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For a number of countries, circuses are a thing of a past; a dark page in the history of animal abuse. Yes, you read right, there are countries that have completely banned circuses within their borders. Unfortunately, the U.S. and a number of other countries are not among them, in spite of the various abuses that the animals are subjected to.
While some countries have banned the use of certain species in circuses, others have banned them in certain areas. Animal Defenders International (ADI) has had a major role in many countries, and in many cases has been responsible for sweeping bans across continents like South America and Europe. The following list contains some wonderful countries that have banned wild animal circuses in their entirety:
Bolivia deserves a round of applause for being the first country in the world to ban the use of animals in circuses – both domestic and wild. According to Discovery News, under the Bolivian law number 4040, “it is forbidden to use wild and/or domestic animals in circuses throughout the country.” Co-author of the law, Anita Serrana Revollo, initiated a campaign that was responsible for the decision with Support from a member of the Bolivian Congress, Ximena Flores, and ADI. According to The Guardian, the ban, which took effect on July 1, 2009, “was proposed after an undercover investigation by the nonprofit-making London-based group Animal Defenders International (ADI) found widespread abuse in circuses operating in Bolivia.”
Some of the abuses that were uncovered by the investigation were lions confined to cages for long periods of time, two pregnant lionesses being forced to perform, and three brown bears and a mandrill that were confined to miniscule cages, as reported by Zoo Check Canada.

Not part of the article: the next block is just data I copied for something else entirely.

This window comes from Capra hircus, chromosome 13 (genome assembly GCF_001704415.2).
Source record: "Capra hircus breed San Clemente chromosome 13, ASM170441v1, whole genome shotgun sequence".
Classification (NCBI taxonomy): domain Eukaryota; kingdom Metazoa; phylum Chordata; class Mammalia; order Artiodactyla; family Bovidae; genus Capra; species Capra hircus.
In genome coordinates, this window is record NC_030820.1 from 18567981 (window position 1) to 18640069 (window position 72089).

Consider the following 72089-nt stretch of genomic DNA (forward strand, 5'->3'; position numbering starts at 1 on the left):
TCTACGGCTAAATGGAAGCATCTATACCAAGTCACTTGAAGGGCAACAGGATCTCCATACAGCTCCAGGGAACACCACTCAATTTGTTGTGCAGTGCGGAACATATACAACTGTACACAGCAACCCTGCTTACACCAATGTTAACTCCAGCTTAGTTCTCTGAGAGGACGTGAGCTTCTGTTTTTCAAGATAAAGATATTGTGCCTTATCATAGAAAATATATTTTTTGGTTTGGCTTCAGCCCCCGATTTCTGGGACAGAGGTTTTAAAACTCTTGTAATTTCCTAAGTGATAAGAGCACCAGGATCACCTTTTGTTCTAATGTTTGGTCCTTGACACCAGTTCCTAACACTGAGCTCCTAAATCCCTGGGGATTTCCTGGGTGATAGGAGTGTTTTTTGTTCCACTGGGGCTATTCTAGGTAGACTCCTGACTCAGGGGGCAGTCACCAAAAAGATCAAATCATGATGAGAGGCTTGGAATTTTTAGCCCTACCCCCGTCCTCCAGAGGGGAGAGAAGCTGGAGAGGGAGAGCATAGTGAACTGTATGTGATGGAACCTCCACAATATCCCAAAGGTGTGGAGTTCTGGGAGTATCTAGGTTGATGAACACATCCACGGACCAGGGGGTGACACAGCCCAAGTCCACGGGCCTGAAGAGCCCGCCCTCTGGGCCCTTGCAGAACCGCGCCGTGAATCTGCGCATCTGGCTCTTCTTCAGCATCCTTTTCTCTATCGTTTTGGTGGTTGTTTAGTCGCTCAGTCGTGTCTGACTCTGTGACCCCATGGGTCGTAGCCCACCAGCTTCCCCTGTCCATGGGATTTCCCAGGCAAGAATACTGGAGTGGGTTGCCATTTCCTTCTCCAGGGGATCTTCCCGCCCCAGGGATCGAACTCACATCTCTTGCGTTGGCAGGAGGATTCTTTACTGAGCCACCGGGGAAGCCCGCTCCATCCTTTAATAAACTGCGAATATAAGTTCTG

According to ADI, the ban was won through a collection of evidence, the sharing of the footage on major television channels, and the push for national legislation.
Peru is welcomed in to the list as the second South American country to ban the use of wild animals in circuses after Bolivia. The city of Magdalena del Mar has a local ban on all animals.
“Representatives Alexander Rebaza (APRA) and Jose Urquizo (Gana Peru) introduced the bill and have championed it throughout the legislative process,” reported ADI.
According to ADI Chief Executive Jan Creamer, “Peru has looked at the evidence, the undercover investigations, the scientific reports and seen the suffering of the animals. The people of Peru have been adamant in their Support of a ban, and both the Congress and President have listened.”
In February 2011, ADI “completed an enforcement operation with the Bolivian authorities and removed every single animal from circuses in Bolivia. 29 lions were moved from Bolivia to the United States.”
Tim Phillips of the ADI launched the Stop Circus Suffering campaign in Greece in 2006. The report states that the Greek Government “banned the use of all animals in circuses following a campaign by ADI and the Greek Animal Welfare Fund (GAWF), backed by over 50 local animal protection groups across Greece. The new animal protection law also addresses a number of important issues concerning stray animals.”